I have been reviewing some books from  Packt Publishing lately, and I’m now expecting a copy of PHP 5 E-commerce Development in a few days.  I have been looking forward to for a while, as I will be working on a similar project in the near future. Here is the lowdown:

Php 5 eCommerce Development Book Cover

Php 5 eCommerce Development Book Cover

This book will show you how to create your own PHP framework that can be extended and used with ease, particularly for e-commerce sites. Using this framework you will be able to display and manage products, customize products, create wish-lists, make recommendations to customers based on previous purchases, send email notifications when certain products are in stock, rate the products online, and much more.

You can check out the sample chapter Enhancing the User Experience now.

This article is a result of my experiences with streaming MP3 streams with AS3 on a ATOM-based device. After playing a stream for a given period of time the Flash Player kept crashing for no apparent reason. After some investigation I found a memory leak within my streaming application, and after further investigation I was able to narrow it down to the Sound class in AS3 (with good help from this blog post by Madarco). I quote:

“While you listen to an mp3 in streaming mode: snd.loadSound(url, true), flash will keep in memory the music played.”.

Now, when you have a continuous stream this means trouble. The memory used by the stream will not be released until the stream is closed.

Based on the info provided in Madarco’s post I spent some time working on a solution that would satisfy my needs. I ended up with an approach that initiates a second stream once the first has a buffer of a given size. Once the limit is reached I initiate the second stream at zero volume, then use GreenSock’s VolumePlugin tween to cross-fade the two streams. Once this is done, I free the memory reserved by the first stream and swap the references.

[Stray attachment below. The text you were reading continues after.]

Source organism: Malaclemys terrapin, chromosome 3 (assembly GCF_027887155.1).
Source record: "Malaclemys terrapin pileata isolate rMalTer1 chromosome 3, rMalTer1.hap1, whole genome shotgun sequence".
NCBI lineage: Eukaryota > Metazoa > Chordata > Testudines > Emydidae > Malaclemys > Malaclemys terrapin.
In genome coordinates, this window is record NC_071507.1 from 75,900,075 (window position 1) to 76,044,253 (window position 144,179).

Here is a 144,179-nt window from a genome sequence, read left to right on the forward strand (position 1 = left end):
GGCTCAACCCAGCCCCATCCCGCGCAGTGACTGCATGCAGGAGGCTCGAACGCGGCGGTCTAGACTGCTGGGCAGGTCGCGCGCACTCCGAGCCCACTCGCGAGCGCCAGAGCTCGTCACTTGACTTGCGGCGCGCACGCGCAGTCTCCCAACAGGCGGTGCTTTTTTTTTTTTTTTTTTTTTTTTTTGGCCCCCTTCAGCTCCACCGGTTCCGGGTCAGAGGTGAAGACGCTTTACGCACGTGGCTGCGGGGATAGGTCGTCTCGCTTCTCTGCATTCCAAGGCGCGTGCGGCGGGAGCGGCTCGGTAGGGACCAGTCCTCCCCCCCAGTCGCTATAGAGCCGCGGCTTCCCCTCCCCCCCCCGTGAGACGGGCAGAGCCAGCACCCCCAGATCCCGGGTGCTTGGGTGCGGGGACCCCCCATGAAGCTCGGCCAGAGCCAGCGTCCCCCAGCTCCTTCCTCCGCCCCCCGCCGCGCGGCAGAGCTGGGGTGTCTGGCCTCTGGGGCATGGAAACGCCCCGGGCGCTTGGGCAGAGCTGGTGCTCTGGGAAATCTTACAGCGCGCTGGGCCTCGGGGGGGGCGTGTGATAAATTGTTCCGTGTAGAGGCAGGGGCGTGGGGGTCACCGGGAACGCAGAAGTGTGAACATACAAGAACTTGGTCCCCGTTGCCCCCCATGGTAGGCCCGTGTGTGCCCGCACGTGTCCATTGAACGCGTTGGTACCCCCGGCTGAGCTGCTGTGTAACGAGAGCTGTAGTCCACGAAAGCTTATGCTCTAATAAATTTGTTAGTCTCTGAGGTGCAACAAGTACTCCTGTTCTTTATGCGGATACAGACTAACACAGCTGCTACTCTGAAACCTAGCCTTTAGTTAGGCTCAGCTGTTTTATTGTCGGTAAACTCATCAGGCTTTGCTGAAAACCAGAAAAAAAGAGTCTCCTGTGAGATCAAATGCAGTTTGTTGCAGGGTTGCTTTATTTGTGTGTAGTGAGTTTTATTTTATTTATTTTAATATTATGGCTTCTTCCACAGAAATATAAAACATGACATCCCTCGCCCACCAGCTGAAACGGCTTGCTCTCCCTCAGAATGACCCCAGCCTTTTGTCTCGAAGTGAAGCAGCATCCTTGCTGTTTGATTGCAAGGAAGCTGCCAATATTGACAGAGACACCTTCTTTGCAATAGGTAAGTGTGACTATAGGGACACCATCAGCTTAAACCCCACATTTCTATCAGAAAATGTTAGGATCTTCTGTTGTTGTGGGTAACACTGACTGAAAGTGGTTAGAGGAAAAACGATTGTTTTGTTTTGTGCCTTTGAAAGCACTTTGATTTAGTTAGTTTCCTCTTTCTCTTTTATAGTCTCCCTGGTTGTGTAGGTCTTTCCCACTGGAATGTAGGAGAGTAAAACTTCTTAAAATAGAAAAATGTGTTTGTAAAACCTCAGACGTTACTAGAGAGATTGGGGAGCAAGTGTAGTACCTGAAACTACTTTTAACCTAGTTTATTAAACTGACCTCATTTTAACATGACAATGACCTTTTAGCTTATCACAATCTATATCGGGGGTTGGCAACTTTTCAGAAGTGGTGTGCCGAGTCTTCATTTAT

A complete working implementation can be found at PasteBin. For the sake of demonstration I’m swapping streams after 500kb, but this is clearly not an ideal limit for real world usage. This can also be tweaked to take the amount of used memory and / or time played instead of just looking at the buffer size when deciding when to swap streams. I still have quite some testing ahead before I feel comfortable using this, but it’s a good start. Hope this can help others faced with the same problem.

Book review: Papervision 3D Essentials (follow link to buy)
ISBN 1847195725
ISBN 13 978-1-847195-72-2
Publisher: Packt Publishing
Author: Paul Tondeur and Jeff Winder.
This review here is long overdue, but since work got a bit hectic, and I spent some time moving it got pushed back.

Papervision3D Essentials Cover

Papervision3D Essentials Cover

Short version: If you want to get started with Papervision 3D, get this book. It’s a well written, great introduction for people new to Papervision3D, as well as a good reference for more experienced developers. It covers everything from basics to filters, effects and performance topics.

Longer version: Before I started reading this book I had never used Pv3D except looking at some neat demos. I had some experience with OpenGL from way-back, so the basic 3d concepts were not new to me.  As I got started I found that most of what I knew from general 3d graphics development was covered pretty well in the first few chapters. From the basic building blocks, to coordinate systems and primitives. The book starts out with a chapter dedicated to setting up authoring tools for compiling the code created during the book. Both Flash CS3/CS4 and Flex/Flash Builder is covered. After that it deals briefly with some core AS3 concepts before moving on to fundamental 3D subjects. Everything is explained really well, and as the book progresses trough the rest of the chapters it details subjects as drawing primitives, adding materials, setting up cameras and loading external models, then going on with particle systems, external models, filters and effects. A chapter is also dedicated to performance optimization. The book offers a number of good examples, also available on-line.

The authors are clearly very comfortable with the subjects they are covering, and discussing pretty much every topic in a language that makes it easy to follow, also for less experienced developers. In my opinion this is a very well written book that I would not hesitate to recommend to beginning developers as well as experienced.